Hades logoHades applet banner
TinyMips - load-byte store-byte instructions

applet icon

The image above shows a thumbnail of the interactive Java applet embedded into this page. Unfortunately, your browser is not Java-aware or Java is disabled in the browser preferences. To start the applet, please enable Java and reload this page. (You might have to restart the browser.)

Circuit Description

This applet demonstrates the load-byte and store-byte instructions of the MIPS-I architecture on the TinyMips microprocessor.

Please check the introductory applet for the introduction and description of the TinyMips processor. The hardware structure used for this applet consists of the processor, some glue logic, and a single RAM component that stores both the program and the output data.

The load-byte store-byte demo

Simulations of typical processor workloads indicate that string operations amount for a large fraction of the total runtime, especially for 'commercial' programs like databases or webservers, etc. Therefore, the MIPS designers decided to include special instructions to transfer single bytes (and half-words) between memory and registers into the MIPS instruction set. Without this, any attempt to store a single byte into memory would require a read-modify-write sequence. However, all MIPS arithmetic and logical instructions follow the RISC principles and operate on whole words (32-bit data).

This applet demonstrates the memory accesses generated by the gcc compiler for typical string operations. It also serves as a simple selftest to check that the load-byte and store-byte instructions work on the simulation model of the TinyMips processor and the MipsRAM memory. The basic idea behind the MIPS memory subsystem is to use separate byte-enable signals to indicate which of the four bytes of a 32-bit word are to be written during a write cycle. For the standard 32-bit word-transfers already demonstrated in the previous applets, all four byte-enable signals are asserted (active low). However, during store-byte (or store-halfword) instructions, only one (or two) of the four byte-enable lines are asserted, and the memory subsystem is expected to react accordingly.


Wait until the applet is loaded. You can now open the memory-editor (via popup > edit) The memory editor highlights the last read operation in green color, and the last write operation in cyan color, which allows you to easily watch the program execution.

If you want to change the simulation speed, just select 'edit' on the clock-generator component, then edit the value of the clock-generator 'period' property, and select 'apply' (and 'ok' to close the clock-generator config dialog). The default clock rate is slow enough to allow you watching the memory accesses during the main loops of the program.

Similarly, open the TinyMips user-interface window (via popup > edit) to watch the current register values.

The binary program running on the processor was compiled and linked with the GNU gcc ( and binutils cross-compiler toolchain on a Linux x86 host, with the final ELF loading and relocation done via the Hades Elf2rom tool. See

for details. The following listing shows the actual C source code of the program:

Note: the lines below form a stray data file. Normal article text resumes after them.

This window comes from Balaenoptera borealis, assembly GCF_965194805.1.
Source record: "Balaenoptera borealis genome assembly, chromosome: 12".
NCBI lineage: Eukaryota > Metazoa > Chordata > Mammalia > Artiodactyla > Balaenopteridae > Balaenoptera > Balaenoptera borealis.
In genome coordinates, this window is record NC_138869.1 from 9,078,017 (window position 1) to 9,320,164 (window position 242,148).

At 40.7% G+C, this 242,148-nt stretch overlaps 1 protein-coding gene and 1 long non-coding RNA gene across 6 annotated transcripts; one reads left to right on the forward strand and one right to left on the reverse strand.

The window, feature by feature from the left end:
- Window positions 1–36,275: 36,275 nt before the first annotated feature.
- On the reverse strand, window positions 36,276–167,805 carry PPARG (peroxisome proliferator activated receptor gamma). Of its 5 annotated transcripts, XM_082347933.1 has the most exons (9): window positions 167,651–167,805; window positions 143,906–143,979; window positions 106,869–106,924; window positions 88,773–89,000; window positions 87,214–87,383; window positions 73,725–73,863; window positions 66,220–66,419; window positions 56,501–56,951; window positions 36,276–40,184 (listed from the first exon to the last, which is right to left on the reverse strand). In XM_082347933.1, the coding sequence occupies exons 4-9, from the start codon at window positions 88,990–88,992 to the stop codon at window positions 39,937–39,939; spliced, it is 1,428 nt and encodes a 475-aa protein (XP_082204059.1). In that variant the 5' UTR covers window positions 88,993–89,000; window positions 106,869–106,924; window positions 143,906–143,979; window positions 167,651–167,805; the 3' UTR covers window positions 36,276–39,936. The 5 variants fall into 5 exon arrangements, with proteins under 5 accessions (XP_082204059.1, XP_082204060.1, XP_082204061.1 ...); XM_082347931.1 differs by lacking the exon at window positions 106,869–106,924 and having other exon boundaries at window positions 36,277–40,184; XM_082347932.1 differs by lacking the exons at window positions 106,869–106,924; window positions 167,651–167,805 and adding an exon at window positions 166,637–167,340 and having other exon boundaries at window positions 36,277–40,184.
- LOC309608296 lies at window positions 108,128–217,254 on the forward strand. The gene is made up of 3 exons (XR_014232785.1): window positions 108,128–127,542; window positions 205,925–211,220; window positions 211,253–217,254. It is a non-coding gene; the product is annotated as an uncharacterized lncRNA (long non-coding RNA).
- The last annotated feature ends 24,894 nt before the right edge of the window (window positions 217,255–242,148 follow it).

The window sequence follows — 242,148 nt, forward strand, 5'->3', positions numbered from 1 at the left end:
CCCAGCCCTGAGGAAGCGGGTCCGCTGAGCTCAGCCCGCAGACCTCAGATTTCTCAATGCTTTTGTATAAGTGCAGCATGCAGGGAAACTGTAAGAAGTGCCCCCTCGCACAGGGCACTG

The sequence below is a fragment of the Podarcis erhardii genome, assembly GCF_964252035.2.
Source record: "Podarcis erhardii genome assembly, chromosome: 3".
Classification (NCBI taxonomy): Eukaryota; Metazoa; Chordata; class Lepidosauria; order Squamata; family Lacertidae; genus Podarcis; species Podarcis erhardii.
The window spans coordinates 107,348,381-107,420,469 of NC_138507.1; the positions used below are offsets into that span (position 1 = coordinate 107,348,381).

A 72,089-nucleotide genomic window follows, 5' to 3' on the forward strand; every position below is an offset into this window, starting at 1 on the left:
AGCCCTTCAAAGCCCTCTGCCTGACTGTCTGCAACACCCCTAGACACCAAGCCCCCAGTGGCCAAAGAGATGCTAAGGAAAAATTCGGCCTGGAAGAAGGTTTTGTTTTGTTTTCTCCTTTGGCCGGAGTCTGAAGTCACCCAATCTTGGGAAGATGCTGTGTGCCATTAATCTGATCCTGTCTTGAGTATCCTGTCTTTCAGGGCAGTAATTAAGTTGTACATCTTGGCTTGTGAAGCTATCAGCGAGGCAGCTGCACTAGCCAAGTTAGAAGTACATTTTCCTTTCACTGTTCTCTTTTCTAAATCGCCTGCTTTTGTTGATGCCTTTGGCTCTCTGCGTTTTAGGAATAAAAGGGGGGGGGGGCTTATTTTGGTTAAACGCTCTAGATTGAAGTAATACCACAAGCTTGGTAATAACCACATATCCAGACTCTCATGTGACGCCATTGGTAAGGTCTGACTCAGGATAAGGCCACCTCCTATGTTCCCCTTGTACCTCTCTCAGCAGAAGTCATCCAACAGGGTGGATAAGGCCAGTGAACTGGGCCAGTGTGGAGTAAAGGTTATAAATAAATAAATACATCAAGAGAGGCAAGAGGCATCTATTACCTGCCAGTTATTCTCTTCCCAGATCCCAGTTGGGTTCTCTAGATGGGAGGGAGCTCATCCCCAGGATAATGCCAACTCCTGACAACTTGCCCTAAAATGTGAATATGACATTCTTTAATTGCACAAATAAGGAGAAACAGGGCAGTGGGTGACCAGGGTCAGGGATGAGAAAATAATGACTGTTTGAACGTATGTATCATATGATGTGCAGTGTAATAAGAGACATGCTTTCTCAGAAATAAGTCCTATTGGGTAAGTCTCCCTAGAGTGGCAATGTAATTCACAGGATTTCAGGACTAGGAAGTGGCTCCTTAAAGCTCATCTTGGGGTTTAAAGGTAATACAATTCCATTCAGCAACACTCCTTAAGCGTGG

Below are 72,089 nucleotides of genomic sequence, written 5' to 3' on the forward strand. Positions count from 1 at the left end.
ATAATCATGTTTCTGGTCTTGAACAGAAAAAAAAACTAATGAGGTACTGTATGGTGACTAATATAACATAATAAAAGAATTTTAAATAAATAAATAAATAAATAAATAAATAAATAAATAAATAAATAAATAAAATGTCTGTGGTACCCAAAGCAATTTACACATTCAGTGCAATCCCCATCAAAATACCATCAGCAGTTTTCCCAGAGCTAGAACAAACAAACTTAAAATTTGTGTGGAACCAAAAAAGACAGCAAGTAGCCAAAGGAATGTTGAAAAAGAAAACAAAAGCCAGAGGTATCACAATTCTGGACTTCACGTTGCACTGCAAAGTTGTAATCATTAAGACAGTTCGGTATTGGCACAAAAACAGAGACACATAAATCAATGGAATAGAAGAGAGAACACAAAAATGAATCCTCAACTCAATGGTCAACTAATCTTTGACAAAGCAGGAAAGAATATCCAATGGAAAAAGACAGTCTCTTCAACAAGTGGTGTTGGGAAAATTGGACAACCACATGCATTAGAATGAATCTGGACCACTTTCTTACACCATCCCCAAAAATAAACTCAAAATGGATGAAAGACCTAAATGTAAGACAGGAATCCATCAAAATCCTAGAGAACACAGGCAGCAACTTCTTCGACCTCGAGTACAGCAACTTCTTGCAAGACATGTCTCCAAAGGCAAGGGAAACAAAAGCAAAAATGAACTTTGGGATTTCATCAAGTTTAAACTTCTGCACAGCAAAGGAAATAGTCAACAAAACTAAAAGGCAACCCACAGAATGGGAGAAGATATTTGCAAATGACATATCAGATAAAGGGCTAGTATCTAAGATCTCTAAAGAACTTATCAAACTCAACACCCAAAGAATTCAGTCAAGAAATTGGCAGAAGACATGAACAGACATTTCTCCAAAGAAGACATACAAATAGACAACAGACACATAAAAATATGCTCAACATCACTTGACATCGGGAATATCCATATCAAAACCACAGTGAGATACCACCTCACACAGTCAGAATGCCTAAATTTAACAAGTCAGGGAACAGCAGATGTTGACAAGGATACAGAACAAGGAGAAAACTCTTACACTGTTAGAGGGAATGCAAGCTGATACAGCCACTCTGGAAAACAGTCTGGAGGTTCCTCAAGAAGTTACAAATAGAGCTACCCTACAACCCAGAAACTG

/* test mixed integer and char operations on the Hades MIPS processors.
 * Note that the compiler will use load-byte and store-byte instructions,
 * which means that the endianness of the processor matters.
 * Our gcc x86-x86-mips-elf ( crosscompiler uses little-endian 
 * memory accesses, and the MIPS must be configured correspondingly.
 * When successful, the program writes an array of 256 chars (bytes)
 * with values 00,01,02,...,fe,ff starting at memory address 0x*400
 * (Hades MipsRAM internal address 0x00100), and a second array of
 * 256 bytes with values 03,04,05,...,fe,ff,00,01,02 starting at 
 * memory address 0x*600 (internal address 0x00150).
 * The program then tries to read the first array back and checks
 * the values. If successful, the program writes the magic value
 * 0xcafe0000 into memory address 0x*3ff (0x000ff) and enters an endless
 * loop.
 * When the read-back values don't match, the program writes the value
 * 0xdead0000 and enters an endless loop.

#define BASE  0x00000400
#define OK    (BASE- 8)
#define BAD   (BASE- 12)

static char* hello = "Hello, world!\n\f";

void bad( int c ) {
  int i, *bad;
  bad= (int*) BAD;
  *(bad-1) = 0xdead0000 + c;
  for( i=0; ; i++ ) {
    *bad= i;

int main( int argc, char** argv ) {
  char c, d;
  char *ptr, *ptr2;
  int  *ready;
  int  i,j;

  ptr = (char*) (BASE-32);

  *ptr = 'a';
  *(ptr+1) = 'b';
  *(ptr+2) = 'c';
  *(ptr+3) = 'd';

  // *(ptr+4) = 'e';
  *(ptr+5) = 'f';

  d = *(ptr+3);

  ready = (int*) OK;
  *(ready-12) = 0xbabe0000 | d;
  *(ready-11) = 0x000a1234 | d;

  ptr = (char*) BASE;
  ptr2 = (char*) (BASE+256+64);

  // write sequence of ASCII chars
  c = (char) 1;
  for( i=0; i < 256; i++ ) {
    c = (char) i;
    d = (char) (i+3);

    *(ptr+i)  = c;

    *ptr2 = d;


  // read them back and compare
  ptr = (char*) BASE;
  for( i=0; i < 256; i++ ) {
    c = (*ptr); 
    if (c != (char)i) {
      bad( i );

  // success: endless loop
  *(ready+1) = 0xcafe0000;
  for( i=0; ; i++ ) {
    *ready = i;

Print version | Run this demo in the Hades editor (via Java WebStart)
Usage | FAQ | About | License | Feedback | Tutorial (PDF) | Referenzkarte (PDF, in German)
Impressum http://tams.informatik.uni-hamburg.de/applets/hades/webdemos/76-mips/15-lbsb/lbsb.html